Disclosures should be tailored to the specifics of both the issuer overall as well as the security of the credit. If there are current measurable impacts from COVID-19, or if there is a foreseeable impact such as a delay or decrease in taxes, revenue decreases for revenue bonds or other anticipated collection delays, these should be the type of disclosures that issuers should consider, as well as the potential of short-term borrowings.
With respect to continuing disclosure (CD) filings, start with what must be disclosed under the terms of your CD agreements for outstanding financings. After you have reviewed these requirements, consider whether a COVID-19 disclosure may be appropriate. If you believe a disclosure is appropriate, then consult with disclosure counsel and your dissemination agent. The SEC officials’ statement encourages issuers to consider making similar disclosures on outstanding bonds to what it may include in current offering documents. However, unless there is a contractual obligation to include current or forward-looking information in your CD reporting requirements, then any filings would be voluntary. If the information is not contained in your CD obligations, it may be more transparent to consider a separate voluntary filing, as there is a dedicated effort by the Municipal Securities Rulemaking Board (MSRB) to track these filings.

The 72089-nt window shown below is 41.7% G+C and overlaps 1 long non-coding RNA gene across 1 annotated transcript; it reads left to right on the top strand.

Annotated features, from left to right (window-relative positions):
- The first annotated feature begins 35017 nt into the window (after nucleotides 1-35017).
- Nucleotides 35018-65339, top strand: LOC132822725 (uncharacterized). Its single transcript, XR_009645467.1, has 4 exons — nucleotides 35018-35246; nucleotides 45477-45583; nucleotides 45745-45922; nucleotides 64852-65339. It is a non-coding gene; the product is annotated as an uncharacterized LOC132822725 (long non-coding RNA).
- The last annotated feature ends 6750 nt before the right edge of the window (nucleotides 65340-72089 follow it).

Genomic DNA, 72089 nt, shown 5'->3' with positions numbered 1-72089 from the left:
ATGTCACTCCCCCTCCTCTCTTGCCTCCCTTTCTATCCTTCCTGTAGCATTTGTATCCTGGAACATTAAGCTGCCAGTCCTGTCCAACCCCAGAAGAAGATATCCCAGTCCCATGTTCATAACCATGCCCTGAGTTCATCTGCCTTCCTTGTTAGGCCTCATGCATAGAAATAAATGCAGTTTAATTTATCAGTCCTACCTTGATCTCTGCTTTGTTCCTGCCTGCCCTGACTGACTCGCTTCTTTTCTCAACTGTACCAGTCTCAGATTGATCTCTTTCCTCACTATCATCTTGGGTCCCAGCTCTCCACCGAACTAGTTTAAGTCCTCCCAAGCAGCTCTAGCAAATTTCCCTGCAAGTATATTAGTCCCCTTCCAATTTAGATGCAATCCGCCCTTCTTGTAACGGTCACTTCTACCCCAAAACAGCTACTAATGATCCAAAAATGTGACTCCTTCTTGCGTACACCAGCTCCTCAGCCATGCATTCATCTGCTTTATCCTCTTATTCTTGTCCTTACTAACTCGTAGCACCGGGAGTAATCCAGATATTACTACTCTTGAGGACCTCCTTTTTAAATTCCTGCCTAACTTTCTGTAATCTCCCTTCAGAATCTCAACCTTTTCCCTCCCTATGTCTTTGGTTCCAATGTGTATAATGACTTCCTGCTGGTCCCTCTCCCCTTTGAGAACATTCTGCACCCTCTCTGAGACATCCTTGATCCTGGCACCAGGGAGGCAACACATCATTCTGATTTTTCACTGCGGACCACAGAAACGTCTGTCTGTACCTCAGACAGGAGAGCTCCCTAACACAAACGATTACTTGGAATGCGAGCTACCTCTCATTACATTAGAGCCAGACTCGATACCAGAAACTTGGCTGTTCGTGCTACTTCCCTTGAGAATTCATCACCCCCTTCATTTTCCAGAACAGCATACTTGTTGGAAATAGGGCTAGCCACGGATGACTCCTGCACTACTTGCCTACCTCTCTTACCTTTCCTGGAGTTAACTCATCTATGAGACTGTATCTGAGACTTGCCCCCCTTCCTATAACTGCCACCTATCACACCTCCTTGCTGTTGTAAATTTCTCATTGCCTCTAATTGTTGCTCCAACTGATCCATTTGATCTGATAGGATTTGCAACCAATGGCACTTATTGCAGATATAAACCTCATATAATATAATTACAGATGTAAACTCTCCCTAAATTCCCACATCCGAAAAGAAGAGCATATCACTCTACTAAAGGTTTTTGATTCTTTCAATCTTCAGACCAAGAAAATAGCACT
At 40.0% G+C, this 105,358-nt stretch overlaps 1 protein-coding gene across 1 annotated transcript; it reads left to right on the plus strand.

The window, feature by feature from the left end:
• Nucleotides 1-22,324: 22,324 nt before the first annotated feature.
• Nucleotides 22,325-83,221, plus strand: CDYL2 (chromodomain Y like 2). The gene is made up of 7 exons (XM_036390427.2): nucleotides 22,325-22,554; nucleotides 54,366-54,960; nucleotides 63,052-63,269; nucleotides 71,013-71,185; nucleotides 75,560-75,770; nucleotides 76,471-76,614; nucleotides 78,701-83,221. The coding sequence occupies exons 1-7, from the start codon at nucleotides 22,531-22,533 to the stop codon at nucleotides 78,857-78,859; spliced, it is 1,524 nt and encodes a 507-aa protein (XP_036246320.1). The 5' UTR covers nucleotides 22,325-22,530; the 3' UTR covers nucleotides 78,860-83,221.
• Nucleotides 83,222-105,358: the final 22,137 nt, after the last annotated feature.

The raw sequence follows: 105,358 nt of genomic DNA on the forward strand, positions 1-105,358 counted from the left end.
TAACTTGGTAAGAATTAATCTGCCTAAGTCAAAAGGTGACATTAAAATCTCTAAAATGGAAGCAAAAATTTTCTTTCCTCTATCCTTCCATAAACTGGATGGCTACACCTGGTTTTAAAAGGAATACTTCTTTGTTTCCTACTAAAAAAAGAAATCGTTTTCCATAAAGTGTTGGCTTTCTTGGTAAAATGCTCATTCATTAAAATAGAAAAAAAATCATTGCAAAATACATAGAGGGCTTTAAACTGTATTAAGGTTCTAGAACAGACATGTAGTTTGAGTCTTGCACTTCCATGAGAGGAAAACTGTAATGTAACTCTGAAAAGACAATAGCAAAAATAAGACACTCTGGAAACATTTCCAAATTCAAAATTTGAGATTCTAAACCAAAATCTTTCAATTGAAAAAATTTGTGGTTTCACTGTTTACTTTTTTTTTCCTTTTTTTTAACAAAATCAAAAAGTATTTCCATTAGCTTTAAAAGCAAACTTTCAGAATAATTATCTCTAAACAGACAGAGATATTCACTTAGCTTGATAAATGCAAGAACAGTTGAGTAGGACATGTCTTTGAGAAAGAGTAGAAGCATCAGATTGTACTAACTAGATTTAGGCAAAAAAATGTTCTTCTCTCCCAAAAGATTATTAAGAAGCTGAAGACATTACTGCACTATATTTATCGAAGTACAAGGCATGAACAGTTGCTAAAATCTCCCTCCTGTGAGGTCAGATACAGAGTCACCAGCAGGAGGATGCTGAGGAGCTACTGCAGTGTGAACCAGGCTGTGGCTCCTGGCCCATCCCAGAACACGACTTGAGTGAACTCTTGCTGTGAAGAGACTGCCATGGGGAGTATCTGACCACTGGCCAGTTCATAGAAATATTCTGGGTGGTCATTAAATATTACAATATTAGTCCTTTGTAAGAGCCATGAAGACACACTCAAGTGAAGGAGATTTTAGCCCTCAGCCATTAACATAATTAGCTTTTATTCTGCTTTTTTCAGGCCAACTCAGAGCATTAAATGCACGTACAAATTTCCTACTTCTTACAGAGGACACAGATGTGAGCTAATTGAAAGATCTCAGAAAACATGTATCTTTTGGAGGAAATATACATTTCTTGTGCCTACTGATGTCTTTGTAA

Unrelated to the SEC officials’ statement, but important to remember during the COVID-19 crisis, is that neither the SEC nor the MSRB are able to extend deadlines on annual filings because the continuing disclosure obligations are contractual. If any of the annual information that is required to be reported is not available when the reporting is due, the obligor will need to file a failure to timely file notice.
Issuers should review the list of reportable events and report any material events within a 10-business-day period, such as draws on debt service reserves or credit enhancements which reflect financial difficulties or a late principal and/or interest payment. If your disclosure is not required, you may want to consider a voluntary filing, particularly in light of the SEC guidance.
Issuers’ ongoing disclosure requirements are only contractual because neither the SEC nor the MSRB regulates issuers of municipal securities. Any disclosures not included under the contractual terms of a continuing disclosure undertaking related to outstanding debt would be voluntary. The SEC officials’ statement encourages voluntary disclosure related to current and forward-looking COVID-19 impacts. Any voluntary filings should include the appropriate cautionary statements and underlying assumptions that are prepared in conjunction with bond counsel/disclosure counsel and input from your dissemination agent.
There should also be a statement that limits the issuer’s responsibilities to continue to update the statements made within any disclosures. While there is no requirement for an issuer to update voluntary information, an issuer may need to consider providing updates to these disclosures as the information may become stale as impacts continue to change over time. Below are some considerations around voluntary filings:
Keep in mind, the SEC officials’ statement encourages issuers to disclose, but does not place any new requirements on issuers to disclose. The statement is not an official action of the SEC, but rather is intended to provide issuers with some direction to assist with determining what to share with the market. It also serves as providing additional insight into the SEC leadership’s goal of encouraging transparency around COVID-19. As always, any disclosure should be carefully considered, and issuers should seek counsel and guidance from its finance team.